Cigarette smoke-related hydroquinone induces filamentous actin reorganization and heat shock protein 27 phosphorylation through p38 and extracellular signal-regulated kinase 1/2 in retinal pigment epithelium: implications for age-related macular degeneration.
Retinal pigment epithelium (RPE)-derived membranous debris named blebs, may accumulate and contribute to sub-RPE deposit formation, which is the earliest sign of age-related macular degeneration (AMD). Oxidative injury to the RPE might play a significant role in AMD. However, the underlying mechanisms are unknown. We previously reported that hydroquinone (HQ), a major pro-oxidant in cigarette smoke, foodstuff, and atmospheric pollutants, induces actin rearrangement and membrane blebbing in RPE cells as well as sub-RPE deposits in mice. Here, we show for the first time that phosphorylated Heat shock protein 27 (Hsp27), a key regulator of actin filaments dynamics, is up-regulated in RPE from patients with AMD. Also, HQ-induced nonlethal oxidative injury led to Hsp27mRNA up-regulation, dimer formation, and Hsp27 phosphorylation in ARPE-19 cells. Furthermore, we found that a cross talk between p38 and extracellular signal-regulated kinase (ERK) mediates HQ-induced Hsp27 phosphorylation and actin aggregate formation, revealing ERK as a novel upstream mediator of Hsp27 phosphorylation. Finally, we demonstrated that Hsp25, p38, and ERK phosphorylation are increased in aging C57BL/6 mice chronically exposed to HQ, whereas Hsp25 expression is decreased. Our data suggest that phosphorylated Hsp27 might be a key mediator in AMD and HQ-induced oxidative injury to the RPE, which may provide helpful insights into the early cellular events associated with actin reorganization and bleb formation involved in sub-RPE deposits formation relevant to the pathogenesis of AMD.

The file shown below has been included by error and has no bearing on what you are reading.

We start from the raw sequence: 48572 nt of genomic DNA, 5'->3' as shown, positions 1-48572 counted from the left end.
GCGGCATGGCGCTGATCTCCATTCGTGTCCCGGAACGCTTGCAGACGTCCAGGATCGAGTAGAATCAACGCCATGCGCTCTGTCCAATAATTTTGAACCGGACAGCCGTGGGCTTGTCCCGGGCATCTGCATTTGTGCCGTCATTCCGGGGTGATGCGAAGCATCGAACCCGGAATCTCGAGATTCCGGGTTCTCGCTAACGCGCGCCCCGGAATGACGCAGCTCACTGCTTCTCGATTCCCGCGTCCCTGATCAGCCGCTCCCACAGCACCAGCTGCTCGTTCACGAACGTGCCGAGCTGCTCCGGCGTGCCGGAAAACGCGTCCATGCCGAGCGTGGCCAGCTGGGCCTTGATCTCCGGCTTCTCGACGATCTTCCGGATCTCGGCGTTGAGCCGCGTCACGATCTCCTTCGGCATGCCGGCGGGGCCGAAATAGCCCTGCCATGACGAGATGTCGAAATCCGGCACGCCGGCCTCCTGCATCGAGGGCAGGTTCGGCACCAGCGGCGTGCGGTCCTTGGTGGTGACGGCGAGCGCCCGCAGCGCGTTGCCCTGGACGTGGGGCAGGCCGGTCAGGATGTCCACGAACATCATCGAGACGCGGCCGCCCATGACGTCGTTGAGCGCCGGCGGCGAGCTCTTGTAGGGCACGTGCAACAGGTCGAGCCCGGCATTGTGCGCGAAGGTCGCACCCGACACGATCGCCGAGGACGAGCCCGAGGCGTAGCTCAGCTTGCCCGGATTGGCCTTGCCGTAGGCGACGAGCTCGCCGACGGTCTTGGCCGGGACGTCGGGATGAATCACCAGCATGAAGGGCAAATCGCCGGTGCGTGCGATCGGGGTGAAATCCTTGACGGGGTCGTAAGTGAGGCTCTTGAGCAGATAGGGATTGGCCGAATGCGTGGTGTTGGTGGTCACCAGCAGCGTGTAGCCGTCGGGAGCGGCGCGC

Pons, M; Cousins, SW; Csaky, KG; Striker, G; Marin-Castaño, ME
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